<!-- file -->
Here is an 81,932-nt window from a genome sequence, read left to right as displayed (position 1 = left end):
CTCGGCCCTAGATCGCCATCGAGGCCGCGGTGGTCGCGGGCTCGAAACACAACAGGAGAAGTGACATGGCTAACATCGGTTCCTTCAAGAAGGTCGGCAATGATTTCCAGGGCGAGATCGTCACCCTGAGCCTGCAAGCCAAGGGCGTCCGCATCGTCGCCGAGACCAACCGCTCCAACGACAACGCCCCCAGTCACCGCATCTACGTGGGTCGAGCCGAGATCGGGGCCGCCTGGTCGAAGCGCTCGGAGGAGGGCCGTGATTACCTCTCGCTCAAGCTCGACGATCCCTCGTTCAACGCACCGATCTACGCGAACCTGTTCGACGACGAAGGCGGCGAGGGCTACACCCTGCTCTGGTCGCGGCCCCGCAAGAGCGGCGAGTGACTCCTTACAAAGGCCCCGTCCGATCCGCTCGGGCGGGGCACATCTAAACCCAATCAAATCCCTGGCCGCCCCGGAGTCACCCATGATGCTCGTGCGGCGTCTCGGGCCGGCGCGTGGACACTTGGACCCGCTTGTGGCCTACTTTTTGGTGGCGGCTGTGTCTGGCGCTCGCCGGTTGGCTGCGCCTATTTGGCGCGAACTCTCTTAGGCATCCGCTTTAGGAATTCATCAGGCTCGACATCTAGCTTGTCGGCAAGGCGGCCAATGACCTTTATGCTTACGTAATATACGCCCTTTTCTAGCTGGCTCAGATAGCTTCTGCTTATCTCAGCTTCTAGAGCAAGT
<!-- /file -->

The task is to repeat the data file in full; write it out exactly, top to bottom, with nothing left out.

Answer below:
Here is an 81,932-nt window from a genome sequence, read left to right as displayed (position 1 = left end):
CTCGGCCCTAGATCGCCATCGAGGCCGCGGTGGTCGCGGGCTCGAAACACAACAGGAGAAGTGACATGGCTAACATCGGTTCCTTCAAGAAGGTCGGCAATGATTTCCAGGGCGAGATCGTCACCCTGAGCCTGCAAGCCAAGGGCGTCCGCATCGTCGCCGAGACCAACCGCTCCAACGACAACGCCCCCAGTCACCGCATCTACGTGGGTCGAGCCGAGATCGGGGCCGCCTGGTCGAAGCGCTCGGAGGAGGGCCGTGATTACCTCTCGCTCAAGCTCGACGATCCCTCGTTCAACGCACCGATCTACGCGAACCTGTTCGACGACGAAGGCGGCGAGGGCTACACCCTGCTCTGGTCGCGGCCCCGCAAGAGCGGCGAGTGACTCCTTACAAAGGCCCCGTCCGATCCGCTCGGGCGGGGCACATCTAAACCCAATCAAATCCCTGGCCGCCCCGGAGTCACCCATGATGCTCGTGCGGCGTCTCGGGCCGGCGCGTGGACACTTGGACCCGCTTGTGGCCTACTTTTTGGTGGCGGCTGTGTCTGGCGCTCGCCGGTTGGCTGCGCCTATTTGGCGCGAACTCTCTTAGGCATCCGCTTTAGGAATTCATCAGGCTCGACATCTAGCTTGTCGGCAAGGCGGCCAATGACCTTTATGCTTACGTAATATACGCCCTTTTCTAGCTGGCTCAGATAGCTTCTGCTTATCTCAGCTTCTAGAGCAAGT